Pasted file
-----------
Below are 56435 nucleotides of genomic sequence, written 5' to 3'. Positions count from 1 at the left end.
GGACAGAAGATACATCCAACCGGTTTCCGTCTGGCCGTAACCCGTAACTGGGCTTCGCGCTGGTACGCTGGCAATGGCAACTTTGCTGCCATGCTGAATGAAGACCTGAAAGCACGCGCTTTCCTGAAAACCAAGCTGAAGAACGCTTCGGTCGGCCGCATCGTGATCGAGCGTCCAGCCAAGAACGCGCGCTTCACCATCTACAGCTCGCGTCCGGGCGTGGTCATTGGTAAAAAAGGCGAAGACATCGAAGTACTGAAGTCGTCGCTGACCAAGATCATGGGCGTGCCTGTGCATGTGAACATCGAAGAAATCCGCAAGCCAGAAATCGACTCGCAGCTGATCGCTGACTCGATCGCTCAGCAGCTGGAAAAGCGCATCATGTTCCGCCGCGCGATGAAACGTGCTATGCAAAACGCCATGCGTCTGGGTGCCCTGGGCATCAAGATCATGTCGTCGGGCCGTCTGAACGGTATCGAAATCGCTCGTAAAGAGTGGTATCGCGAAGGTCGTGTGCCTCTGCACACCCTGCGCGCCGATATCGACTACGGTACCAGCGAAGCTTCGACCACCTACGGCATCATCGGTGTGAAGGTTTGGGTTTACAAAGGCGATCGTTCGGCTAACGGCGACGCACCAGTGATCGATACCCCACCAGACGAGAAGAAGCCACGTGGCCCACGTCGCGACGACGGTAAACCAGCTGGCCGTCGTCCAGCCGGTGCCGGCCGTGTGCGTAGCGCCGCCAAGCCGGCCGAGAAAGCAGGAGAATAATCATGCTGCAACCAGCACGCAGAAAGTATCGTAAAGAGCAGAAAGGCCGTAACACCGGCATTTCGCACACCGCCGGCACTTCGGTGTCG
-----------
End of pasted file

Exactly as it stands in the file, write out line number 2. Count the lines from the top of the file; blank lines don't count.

GGACAGAAGATACATCCAACCGGTTTCCGTCTGGCCGTAACCCGTAACTGGGCTTCGCGCTGGTACGCTGGCAATGGCAACTTTGCTGCCATGCTGAATGAAGACCTGAAAGCACGCGCTTTCCTGAAAACCAAGCTGAAGAACGCTTCGGTCGGCCGCATCGTGATCGAGCGTCCAGCCAAGAACGCGCGCTTCACCATCTACAGCTCGCGTCCGGGCGTGGTCATTGGTAAAAAAGGCGAAGACATCGAAGTACTGAAGTCGTCGCTGACCAAGATCATGGGCGTGCCTGTGCATGTGAACATCGAAGAAATCCGCAAGCCAGAAATCGACTCGCAGCTGATCGCTGACTCGATCGCTCAGCAGCTGGAAAAGCGCATCATGTTCCGCCGCGCGATGAAACGTGCTATGCAAAACGCCATGCGTCTGGGTGCCCTGGGCATCAAGATCATGTCGTCGGGCCGTCTGAACGGTATCGAAATCGCTCGTAAAGAGTGGTATCGCGAAGGTCGTGTGCCTCTGCACACCCTGCGCGCCGATATCGACTACGGTACCAGCGAAGCTTCGACCACCTACGGCATCATCGGTGTGAAGGTTTGGGTTTACAAAGGCGATCGTTCGGCTAACGGCGACGCACCAGTGATCGATACCCCACCAGACGAGAAGAAGCCACGTGGCCCACGTCGCGACGACGGTAAACCAGCTGGCCGTCGTCCAGCCGGTGCCGGCCGTGTGCGTAGCGCCGCCAAGCCGGCCGAGAAAGCAGGAGAATAATCATGCTGCAACCAGCACGCAGAAAGTATCGTAAAGAGCAGAAAGGCCGTAACACCGGCATTTCGCACACCGCCGGCACTTCGGTGTCG